A couple of major Aussie firms managed to muscle their way in to acting on Transmission Gully - New Zealand’s largest ever PPP. But those involved say the firms complemented their Kiwi counterparts well.
On the home team, Simpson Grierson
advised the Wellington Gateway Partnership (WGP) consortium on its successful bid for New Zealand's largest public private partnership, the availability based $1 billion transmission gully motorway.
WGP will finance, design and construct the project and then operate and maintain the 27km Transmission Gully Motorway for a 25 year period following completion of construction. The project is New Zealand’s first state highway to be delivered as a PPP. WGP aims to have the Transmission Gully highway open for traffic by 2020.
The Kiwi law firm worked alongside the Australian team of Herbert Smith Freehills.
’s lead commercial partner Simon Vannini told New Zealand Lawyer
that the two complemented each other and drove home a solid end result.
While HSF offered the project and roading expertise, Simpson Grierson
brought expertise in local law, consenting and planning to the table he says.
“The Transmission Gully PPP provided the opportunity to help our client deliver a complex and time critical project, by leveraging our specific expertise and experience in large infrastructure projects.”
The sheer size, complexity and length of the project made it particularly unique and challenging and Vannini says it’s one of the biggest transactions Simpson Grierson
has worked on, both in terms of the value and its length.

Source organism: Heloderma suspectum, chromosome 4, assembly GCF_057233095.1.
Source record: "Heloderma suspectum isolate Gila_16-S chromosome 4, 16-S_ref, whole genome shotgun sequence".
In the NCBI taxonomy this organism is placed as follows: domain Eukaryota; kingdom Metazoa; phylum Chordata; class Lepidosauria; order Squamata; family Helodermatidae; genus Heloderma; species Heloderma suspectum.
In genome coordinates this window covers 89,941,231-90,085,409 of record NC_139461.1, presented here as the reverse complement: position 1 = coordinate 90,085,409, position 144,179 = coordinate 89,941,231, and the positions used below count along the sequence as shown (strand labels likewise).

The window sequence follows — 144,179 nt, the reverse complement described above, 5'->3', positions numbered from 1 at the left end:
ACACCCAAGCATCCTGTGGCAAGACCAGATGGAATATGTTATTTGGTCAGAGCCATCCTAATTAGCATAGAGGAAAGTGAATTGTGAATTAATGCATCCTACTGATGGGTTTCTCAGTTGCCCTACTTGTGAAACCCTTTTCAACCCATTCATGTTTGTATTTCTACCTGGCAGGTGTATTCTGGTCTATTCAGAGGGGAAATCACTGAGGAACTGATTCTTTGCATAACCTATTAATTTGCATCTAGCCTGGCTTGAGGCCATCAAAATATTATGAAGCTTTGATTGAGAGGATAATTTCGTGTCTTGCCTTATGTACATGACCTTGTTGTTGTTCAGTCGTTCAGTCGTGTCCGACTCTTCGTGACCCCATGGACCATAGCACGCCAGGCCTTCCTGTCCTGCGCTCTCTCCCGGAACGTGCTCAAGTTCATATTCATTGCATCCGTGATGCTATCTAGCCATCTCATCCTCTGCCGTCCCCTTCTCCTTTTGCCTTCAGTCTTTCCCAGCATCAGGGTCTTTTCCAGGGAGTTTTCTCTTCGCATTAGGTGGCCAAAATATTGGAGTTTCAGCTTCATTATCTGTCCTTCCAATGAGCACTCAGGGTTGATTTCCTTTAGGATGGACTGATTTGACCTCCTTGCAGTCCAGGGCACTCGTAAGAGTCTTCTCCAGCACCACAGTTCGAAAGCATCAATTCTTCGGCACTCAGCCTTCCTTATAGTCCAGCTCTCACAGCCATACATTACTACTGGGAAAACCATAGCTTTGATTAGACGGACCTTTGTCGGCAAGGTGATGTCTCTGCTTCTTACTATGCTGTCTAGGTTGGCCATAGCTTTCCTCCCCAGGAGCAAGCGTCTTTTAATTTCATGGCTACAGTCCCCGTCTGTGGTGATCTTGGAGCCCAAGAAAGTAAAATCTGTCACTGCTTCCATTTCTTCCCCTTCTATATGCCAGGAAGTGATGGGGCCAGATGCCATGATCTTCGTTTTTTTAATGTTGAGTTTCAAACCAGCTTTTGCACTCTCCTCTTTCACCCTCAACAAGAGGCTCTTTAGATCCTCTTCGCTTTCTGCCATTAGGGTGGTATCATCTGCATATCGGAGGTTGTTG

“I think it positions us very strongly from having successfully completed the largest PPP to date – it shows we can efficiently deliver these large infrastructure projects,” he says.
Vannini’s team included Peter Eady and Josh Cairns (banking and finance), Graeme Christie and Sonia Vitas (construction), James Winchester and Matt Conway (resource management) and Nick Wilson (property).
Herbert Smith Freehills (HSF) lead partner Gerard Pike told NZ Lawyer
the project is not just significant for New Zealand, but has wider connotations for Australasia.
“The performance regime under the project agreement with the NZTA contains some new features
for roads in the Australasian market. Due to the geography of Transmission Gully the road’s design is also very complex, there are almost 30 bridges over the 27km stretch of road, and this also added complexity to the contractual and financing arrangement,” he says.
He added that although HSF has acted on almost all of the 80 PPPs completed in Australia to date, this is the first it has completed here.
The who’s who of Transmission Gully:
- For the Transport Agency in New Zealand (the relevant state entity) - Bell Gully in New Zealand.
- For the banks - King & Wood Mallesons in Australia and Russell McVeagh in New Zealand.
- For the Sponsors - Herbert Smith Freehills in Australia and Simpson Grierson in New Zealand.
- For the Accident Compensation Corporation (which was one of the Sponsors and a Lender) - Chapman Tripp in New Zealand.